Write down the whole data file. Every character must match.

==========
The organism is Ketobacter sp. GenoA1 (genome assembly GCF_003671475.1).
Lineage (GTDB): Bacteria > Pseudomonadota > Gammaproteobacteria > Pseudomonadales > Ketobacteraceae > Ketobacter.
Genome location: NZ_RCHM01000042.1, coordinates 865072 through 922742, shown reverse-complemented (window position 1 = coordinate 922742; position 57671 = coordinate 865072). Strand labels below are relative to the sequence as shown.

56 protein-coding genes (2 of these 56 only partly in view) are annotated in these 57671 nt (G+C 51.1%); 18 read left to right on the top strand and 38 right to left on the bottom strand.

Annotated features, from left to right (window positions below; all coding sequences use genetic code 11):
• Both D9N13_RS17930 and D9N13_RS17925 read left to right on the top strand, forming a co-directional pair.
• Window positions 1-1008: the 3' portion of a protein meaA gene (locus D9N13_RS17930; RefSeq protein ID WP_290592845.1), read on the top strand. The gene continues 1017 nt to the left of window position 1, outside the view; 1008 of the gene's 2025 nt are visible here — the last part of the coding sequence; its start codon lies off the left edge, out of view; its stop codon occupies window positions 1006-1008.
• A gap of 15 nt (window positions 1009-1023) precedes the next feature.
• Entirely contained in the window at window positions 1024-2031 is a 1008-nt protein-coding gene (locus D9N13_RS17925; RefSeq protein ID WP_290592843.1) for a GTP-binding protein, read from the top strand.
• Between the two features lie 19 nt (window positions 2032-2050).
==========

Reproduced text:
The organism is Ketobacter sp. GenoA1 (genome assembly GCF_003671475.1).
Lineage (GTDB): Bacteria > Pseudomonadota > Gammaproteobacteria > Pseudomonadales > Ketobacteraceae > Ketobacter.
Genome location: NZ_RCHM01000042.1, coordinates 865072 through 922742, shown reverse-complemented (window position 1 = coordinate 922742; position 57671 = coordinate 865072). Strand labels below are relative to the sequence as shown.

56 protein-coding genes (2 of these 56 only partly in view) are annotated in these 57671 nt (G+C 51.1%); 18 read left to right on the top strand and 38 right to left on the bottom strand.

Annotated features, from left to right (window positions below; all coding sequences use genetic code 11):
• Both D9N13_RS17930 and D9N13_RS17925 read left to right on the top strand, forming a co-directional pair.
• Window positions 1-1008: the 3' portion of a protein meaA gene (locus D9N13_RS17930; RefSeq protein ID WP_290592845.1), read on the top strand. The gene continues 1017 nt to the left of window position 1, outside the view; 1008 of the gene's 2025 nt are visible here — the last part of the coding sequence; its start codon lies off the left edge, out of view; its stop codon occupies window positions 1006-1008.
• A gap of 15 nt (window positions 1009-1023) precedes the next feature.
• Entirely contained in the window at window positions 1024-2031 is a 1008-nt protein-coding gene (locus D9N13_RS17925; RefSeq protein ID WP_290592843.1) for a GTP-binding protein, read from the top strand.
• Between the two features lie 19 nt (window positions 2032-2050).